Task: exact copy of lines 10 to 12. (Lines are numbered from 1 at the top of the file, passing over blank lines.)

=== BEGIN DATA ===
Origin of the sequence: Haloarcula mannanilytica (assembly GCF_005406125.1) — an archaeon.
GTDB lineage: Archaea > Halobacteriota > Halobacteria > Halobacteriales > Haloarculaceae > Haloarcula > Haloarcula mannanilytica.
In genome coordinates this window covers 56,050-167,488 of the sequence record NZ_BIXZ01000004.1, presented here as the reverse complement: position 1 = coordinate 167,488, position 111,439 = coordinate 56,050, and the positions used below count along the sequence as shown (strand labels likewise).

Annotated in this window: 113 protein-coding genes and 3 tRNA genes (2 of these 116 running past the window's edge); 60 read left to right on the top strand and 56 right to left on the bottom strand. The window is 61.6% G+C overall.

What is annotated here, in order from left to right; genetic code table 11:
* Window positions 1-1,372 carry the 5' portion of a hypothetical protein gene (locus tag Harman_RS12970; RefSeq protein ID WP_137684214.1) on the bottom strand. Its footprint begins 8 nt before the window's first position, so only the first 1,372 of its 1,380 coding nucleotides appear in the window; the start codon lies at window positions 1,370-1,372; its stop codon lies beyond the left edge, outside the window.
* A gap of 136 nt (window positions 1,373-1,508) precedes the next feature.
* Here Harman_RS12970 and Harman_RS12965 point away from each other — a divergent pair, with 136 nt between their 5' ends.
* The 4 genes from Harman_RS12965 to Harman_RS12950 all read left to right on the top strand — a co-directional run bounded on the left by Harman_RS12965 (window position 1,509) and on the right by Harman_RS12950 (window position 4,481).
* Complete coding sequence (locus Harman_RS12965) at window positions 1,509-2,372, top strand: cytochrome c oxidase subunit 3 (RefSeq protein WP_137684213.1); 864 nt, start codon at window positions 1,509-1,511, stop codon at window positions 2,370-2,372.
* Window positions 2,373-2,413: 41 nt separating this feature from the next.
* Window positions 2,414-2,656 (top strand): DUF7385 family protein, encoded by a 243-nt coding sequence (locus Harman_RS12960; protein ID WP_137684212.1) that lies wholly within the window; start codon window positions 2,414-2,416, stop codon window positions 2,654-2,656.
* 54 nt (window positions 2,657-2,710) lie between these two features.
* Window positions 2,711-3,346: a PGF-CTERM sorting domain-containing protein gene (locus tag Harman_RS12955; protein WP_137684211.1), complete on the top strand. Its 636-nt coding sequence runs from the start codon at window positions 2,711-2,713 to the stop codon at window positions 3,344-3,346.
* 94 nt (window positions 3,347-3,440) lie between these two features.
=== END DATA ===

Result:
* Complete coding sequence (locus Harman_RS12965) at window positions 1,509-2,372, top strand: cytochrome c oxidase subunit 3 (RefSeq protein WP_137684213.1); 864 nt, start codon at window positions 1,509-1,511, stop codon at window positions 2,370-2,372.
* Window positions 2,373-2,413: 41 nt separating this feature from the next.
* Window positions 2,414-2,656 (top strand): DUF7385 family protein, encoded by a 243-nt coding sequence (locus Harman_RS12960; protein ID WP_137684212.1) that lies wholly within the window; start codon window positions 2,414-2,416, stop codon window positions 2,654-2,656.